Boxing, ==, and equals()

The == checks whether two objects are actually equal, i.e. whether they actually refer to the same object in memory. The equals() method checks whether two objects are meaningfully equal, for example, it checks whether two wrappers or strings are having the same value.

The == actually checks whether two variables are having exactly same value. Note that a primitive variable contain what you see, but a reference variable contain the address to the object that it holds. When == is used to compare a primitive to a wrapper, the wrapper will be unwrapped and the comparison will be primitive to primitive, and hence it will be true always as it is a primitive comparison and not object comparison.


Reuse of wrapper class objects

In order to save memory, two instances of the following wrapper objects (created through boxing), will always be equal (==) when their primitive values are the same:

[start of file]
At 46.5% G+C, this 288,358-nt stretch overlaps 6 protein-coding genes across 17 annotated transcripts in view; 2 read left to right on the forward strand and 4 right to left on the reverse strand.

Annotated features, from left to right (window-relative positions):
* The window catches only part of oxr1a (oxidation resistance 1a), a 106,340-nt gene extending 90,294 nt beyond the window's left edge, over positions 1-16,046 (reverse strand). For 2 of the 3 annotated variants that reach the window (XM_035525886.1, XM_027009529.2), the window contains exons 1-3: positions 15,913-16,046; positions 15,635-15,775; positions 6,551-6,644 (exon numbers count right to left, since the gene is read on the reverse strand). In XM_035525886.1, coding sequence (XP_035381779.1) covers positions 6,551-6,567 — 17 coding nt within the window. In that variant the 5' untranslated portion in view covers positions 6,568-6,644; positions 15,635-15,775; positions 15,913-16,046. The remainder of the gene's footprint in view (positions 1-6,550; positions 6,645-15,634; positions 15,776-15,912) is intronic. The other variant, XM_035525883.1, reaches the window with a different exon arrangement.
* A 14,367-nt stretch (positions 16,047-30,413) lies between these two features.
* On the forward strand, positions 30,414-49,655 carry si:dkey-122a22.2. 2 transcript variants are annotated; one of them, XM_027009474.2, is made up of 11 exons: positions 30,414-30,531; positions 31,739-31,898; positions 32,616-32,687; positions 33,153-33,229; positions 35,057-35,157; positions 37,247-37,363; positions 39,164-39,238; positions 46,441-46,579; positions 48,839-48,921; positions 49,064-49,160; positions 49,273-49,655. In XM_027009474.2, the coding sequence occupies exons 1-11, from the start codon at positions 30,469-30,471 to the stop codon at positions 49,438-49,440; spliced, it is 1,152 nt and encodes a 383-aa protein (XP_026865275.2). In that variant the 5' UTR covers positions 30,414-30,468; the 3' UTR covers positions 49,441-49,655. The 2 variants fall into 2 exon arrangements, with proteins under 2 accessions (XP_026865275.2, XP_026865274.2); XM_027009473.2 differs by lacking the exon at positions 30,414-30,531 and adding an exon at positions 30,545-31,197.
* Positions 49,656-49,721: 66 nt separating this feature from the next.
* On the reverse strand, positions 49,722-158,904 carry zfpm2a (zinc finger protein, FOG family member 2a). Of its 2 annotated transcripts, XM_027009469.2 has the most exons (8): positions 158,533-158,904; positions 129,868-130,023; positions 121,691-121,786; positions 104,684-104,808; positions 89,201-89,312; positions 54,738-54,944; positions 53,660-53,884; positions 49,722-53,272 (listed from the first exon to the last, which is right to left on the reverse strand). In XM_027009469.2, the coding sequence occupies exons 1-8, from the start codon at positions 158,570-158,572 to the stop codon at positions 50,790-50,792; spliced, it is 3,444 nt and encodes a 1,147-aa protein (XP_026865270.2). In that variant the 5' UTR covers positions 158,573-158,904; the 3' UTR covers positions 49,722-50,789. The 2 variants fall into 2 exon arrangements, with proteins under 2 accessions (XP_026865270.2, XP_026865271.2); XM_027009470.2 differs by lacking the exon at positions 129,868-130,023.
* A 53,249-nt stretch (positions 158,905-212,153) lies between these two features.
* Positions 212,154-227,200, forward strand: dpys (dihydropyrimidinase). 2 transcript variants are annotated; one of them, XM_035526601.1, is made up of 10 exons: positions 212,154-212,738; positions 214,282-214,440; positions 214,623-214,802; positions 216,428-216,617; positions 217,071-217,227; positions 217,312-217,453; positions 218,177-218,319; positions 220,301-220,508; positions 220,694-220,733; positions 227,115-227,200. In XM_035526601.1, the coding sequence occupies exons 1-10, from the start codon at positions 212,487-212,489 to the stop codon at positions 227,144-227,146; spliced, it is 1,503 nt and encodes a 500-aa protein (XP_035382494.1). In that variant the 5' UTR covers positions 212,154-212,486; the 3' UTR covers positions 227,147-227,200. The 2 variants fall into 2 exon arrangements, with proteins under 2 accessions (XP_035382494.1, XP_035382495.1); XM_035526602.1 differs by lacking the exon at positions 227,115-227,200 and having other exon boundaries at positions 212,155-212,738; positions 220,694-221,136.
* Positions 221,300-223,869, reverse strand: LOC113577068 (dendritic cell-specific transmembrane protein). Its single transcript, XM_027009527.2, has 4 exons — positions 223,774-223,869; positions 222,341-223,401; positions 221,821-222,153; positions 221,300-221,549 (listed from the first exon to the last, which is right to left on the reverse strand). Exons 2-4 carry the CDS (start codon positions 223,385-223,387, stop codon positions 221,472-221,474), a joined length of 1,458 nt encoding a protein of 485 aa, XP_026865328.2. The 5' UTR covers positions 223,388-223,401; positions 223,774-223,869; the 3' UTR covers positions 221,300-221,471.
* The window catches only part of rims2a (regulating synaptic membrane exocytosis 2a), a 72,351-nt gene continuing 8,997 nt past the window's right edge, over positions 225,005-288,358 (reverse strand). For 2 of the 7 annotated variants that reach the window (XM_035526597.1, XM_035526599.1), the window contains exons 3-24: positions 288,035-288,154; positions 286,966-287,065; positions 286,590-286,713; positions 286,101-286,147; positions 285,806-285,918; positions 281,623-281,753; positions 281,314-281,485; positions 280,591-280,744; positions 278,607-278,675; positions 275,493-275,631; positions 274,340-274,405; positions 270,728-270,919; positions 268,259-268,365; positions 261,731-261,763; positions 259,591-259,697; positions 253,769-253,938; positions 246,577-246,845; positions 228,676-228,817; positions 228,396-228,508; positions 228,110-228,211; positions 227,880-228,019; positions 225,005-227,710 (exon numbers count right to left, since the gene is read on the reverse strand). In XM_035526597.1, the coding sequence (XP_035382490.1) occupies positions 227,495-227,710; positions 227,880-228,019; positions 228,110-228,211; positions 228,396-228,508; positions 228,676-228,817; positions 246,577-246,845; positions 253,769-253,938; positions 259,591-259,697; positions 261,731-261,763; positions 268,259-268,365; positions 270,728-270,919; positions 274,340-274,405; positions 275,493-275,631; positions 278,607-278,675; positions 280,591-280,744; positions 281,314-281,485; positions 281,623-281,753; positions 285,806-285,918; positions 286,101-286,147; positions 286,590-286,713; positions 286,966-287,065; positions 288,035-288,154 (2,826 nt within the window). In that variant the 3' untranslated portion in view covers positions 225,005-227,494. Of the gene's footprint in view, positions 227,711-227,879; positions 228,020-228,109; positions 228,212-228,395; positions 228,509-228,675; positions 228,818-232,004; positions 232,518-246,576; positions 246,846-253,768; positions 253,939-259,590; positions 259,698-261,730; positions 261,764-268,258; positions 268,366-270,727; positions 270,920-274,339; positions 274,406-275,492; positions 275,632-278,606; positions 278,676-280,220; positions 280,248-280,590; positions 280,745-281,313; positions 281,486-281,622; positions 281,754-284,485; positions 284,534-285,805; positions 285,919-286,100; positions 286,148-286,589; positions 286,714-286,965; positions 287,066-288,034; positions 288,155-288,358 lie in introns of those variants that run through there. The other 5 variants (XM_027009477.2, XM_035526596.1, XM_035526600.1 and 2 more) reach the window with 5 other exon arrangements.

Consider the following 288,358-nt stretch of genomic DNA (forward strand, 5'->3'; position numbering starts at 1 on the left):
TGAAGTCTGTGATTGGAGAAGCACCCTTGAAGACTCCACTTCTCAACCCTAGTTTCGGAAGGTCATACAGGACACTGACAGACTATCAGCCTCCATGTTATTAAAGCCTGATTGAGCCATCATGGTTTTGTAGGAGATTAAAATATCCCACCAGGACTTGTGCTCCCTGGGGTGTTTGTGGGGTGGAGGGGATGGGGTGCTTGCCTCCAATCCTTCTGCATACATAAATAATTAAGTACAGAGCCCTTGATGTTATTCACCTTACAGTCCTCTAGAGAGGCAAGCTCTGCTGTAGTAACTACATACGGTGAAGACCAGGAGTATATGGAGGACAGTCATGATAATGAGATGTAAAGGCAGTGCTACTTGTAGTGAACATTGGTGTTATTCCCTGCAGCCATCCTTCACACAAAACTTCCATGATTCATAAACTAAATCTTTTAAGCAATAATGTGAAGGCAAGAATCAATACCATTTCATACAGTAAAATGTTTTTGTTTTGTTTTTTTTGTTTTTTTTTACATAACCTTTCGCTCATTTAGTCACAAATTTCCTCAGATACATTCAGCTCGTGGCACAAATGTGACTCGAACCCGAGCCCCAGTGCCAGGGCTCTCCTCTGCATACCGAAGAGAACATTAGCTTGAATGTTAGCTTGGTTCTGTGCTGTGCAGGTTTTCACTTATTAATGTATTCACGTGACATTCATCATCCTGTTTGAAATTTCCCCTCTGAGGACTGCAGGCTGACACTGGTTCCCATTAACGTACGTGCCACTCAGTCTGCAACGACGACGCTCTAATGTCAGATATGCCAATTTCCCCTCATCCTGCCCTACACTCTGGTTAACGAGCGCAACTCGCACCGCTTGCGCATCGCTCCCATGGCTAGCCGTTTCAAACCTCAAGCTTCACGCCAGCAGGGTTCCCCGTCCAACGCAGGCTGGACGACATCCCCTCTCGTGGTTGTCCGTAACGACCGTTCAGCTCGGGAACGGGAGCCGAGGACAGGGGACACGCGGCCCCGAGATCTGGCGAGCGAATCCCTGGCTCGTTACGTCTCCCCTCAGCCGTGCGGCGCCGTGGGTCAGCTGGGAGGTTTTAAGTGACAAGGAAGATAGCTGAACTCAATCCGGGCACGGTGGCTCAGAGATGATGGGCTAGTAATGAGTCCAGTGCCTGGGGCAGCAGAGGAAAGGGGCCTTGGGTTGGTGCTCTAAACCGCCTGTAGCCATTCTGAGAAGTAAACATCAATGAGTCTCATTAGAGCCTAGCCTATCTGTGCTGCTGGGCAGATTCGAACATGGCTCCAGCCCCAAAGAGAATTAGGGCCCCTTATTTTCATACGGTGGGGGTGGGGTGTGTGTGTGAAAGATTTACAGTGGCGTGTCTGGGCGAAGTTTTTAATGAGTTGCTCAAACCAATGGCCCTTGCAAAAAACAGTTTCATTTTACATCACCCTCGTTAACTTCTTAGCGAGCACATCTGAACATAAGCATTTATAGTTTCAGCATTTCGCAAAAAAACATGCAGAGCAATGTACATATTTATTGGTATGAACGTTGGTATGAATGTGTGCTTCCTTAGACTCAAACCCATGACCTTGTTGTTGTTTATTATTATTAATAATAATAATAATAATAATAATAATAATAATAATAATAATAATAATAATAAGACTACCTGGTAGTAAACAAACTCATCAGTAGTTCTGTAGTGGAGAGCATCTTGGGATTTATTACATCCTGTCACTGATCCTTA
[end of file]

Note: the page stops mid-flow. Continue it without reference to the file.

• Boolean
  • Byte
  • Character from \u0000 to \u007f (7f is 127 in decimal)
  • Short and Integer from -128 to 127

For example, System.out.println(i1 == i2); will print true when i1 and i2 are having same value between -128 to 127 and will print false if i1 and i2 are outside -128 to 127 range even though both are same. This is similar to string pool concept, but with a range limit in certain cases.



Question 1:

Find the output:

Integer i1 = 1000; Integer i2 = 1000;

Integer i3 = 10; Integer i4 = 10;

System.out.println(i1 == i2);

System.out.println(i3 == i4);


Question 2:

Find the output: